Yahoo Sports' Senior NFL writers Terez Paylor and Charles Robinson discuss the surprising retirement announcement of Carolina Panthers linebacker Luke Kuechly at the age of 28. In eight seasons, Kuechly was a seven-time Pro Bowler, and a five-time first-team All Pro, and the 2013 Defensive Player of the Year. Hear the full conversation on the Yahoo Sports NFL Podcast. Listen on Apple Podcasts, Spotify, Stitcher or wherever you get your podcasts.
- Yahoo News
These are the issues the Biden administration will be dealing with on the foreign policy front.
- The Independent
Rioters who entered Capitol building may not be charged if they didn’t engage in violence, report says
Federal officials do not want to crush court system with hundreds of cases
- Associated Press
Libya’s coast guard intercepted on Friday more than 80 Europe-bound migrants in the Mediterranean Sea off the coast of the North African country, the U.N. migration agency said. The migrants were returned to Libyan soil, said the International Organization for Migration. “So far this year, some 300 people, including women and children, were returned to the country and ended up in detention,” said the IOM.
- NBC News
Biden's acting attorney general signed off on reassigning prosecutor who objected to family separations
The incident would have made Wilkinson aware families were being separated long before the Texas pilot program for zero tolerance was known to the public.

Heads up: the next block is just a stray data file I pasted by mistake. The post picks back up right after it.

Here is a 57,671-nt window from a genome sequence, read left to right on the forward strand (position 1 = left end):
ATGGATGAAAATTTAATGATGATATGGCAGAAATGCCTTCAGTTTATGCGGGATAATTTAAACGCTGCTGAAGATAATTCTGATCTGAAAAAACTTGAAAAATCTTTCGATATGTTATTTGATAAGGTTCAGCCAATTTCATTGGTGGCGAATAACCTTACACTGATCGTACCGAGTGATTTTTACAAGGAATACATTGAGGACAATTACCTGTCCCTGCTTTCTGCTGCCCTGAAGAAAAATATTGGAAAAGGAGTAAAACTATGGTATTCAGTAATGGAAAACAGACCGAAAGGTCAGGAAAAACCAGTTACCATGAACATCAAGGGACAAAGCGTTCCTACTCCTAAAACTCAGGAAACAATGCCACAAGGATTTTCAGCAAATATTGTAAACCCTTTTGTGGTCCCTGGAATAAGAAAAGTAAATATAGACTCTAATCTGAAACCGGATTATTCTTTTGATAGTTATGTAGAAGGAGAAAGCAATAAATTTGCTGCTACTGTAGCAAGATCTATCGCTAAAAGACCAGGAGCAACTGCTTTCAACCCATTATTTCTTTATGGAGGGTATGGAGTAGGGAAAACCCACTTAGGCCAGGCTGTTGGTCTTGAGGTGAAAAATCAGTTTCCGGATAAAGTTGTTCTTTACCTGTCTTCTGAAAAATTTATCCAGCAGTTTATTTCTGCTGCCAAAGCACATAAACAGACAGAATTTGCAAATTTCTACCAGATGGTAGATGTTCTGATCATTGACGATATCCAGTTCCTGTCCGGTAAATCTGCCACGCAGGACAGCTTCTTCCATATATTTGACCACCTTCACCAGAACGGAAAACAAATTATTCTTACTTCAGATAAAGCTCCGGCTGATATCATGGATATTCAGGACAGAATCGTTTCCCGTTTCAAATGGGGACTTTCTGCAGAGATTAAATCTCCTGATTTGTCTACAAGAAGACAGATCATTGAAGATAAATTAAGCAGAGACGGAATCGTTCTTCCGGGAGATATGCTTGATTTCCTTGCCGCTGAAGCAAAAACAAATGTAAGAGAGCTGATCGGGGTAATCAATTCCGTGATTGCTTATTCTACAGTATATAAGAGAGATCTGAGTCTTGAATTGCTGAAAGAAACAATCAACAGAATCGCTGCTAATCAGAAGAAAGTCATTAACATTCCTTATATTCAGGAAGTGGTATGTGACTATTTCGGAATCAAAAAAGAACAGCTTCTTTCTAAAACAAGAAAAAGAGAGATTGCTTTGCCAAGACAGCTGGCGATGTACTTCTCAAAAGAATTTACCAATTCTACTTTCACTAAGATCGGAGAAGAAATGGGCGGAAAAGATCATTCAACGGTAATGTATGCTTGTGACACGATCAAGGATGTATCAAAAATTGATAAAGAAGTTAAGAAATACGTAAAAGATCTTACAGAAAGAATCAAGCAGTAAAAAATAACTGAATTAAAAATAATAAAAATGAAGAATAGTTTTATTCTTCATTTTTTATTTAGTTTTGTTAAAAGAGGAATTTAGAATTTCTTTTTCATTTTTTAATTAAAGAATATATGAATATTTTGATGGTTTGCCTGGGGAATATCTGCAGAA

Canadian Prime Minister Justin Trudeau on Friday expressed his "disappointment" with President Biden's executive order to rescind permits for the Keystone XL pipeline, in a readout of the president's first official call with a foreign leader.Why it matters: The prime minister has long backed the pipeline meant to carry crude oil from Alberta to Nebraska. Biden, however, campaigned on the cancellation of the Keystone XL pipeline.Get smarter, faster with the news CEOs, entrepreneurs and top politicians read. Sign up for Axios Newsletters here.What he's saying: In a news conference earlier Friday, Trudeau said: “We have so much alignment — not just me and President Biden, but Canadians and President Biden." He added, "I’m very much looking forward to working with President Biden,” per the New York Times. * On the call, however, Trudeau "raised Canada’s disappointment with the United States’ decision on the Keystone XL pipeline," according to the readout. * "The Prime Minister underscored the important economic and energy security benefits of our bilateral energy relationship as well as his support for energy workers."The big picture: The pipeline project originally came with an $8 billion price tag and was expected to carry roughly 830,000 barrels of crude oil daily from Canada through Nebraska, per The Washington Post. * Though President Obama rejected the pipeline, President Trump gave it the green light once in office. * Lawsuits slowed construction on the project throughout Trump's administration. * Two Native American communities sued the government over the pipeline last year, charging the government did not consult with tribes on the pipeline's proposed path, which crosses tribal lands. * Its permit repeal is one of several "critical first steps to address the climate crisis, create good union jobs, and advance environmental justice, while reversing the previous administration’s harmful policies," according to the Biden administration.In their Friday call, the two leaders discussed collaborating on COVID vaccines and the flow of critical medical supplies, efforts to work with Indigenous people and plans to address climate change through cross-border clean electricity transmission and net-zero emissions. * "Both leaders have made combating climate change, defending human rights and strengthening international institutions central to their platforms," the Times writes. * "The leaders reiterated their firm commitment to multilateral institutions and alliance," per the readout.Flashback: In 2017, Trudeau touted the Keystone XL pipeline, saying: "No country would find 173 billion barrels of oil in the ground and just leave them there. The resource will be developed. Our job is to ensure that this is done responsibly, safely and sustainably." Go deeper: Biden talks climate in calls with foreign leadersBe smart: sign up FREE for the most influential newsletter in America.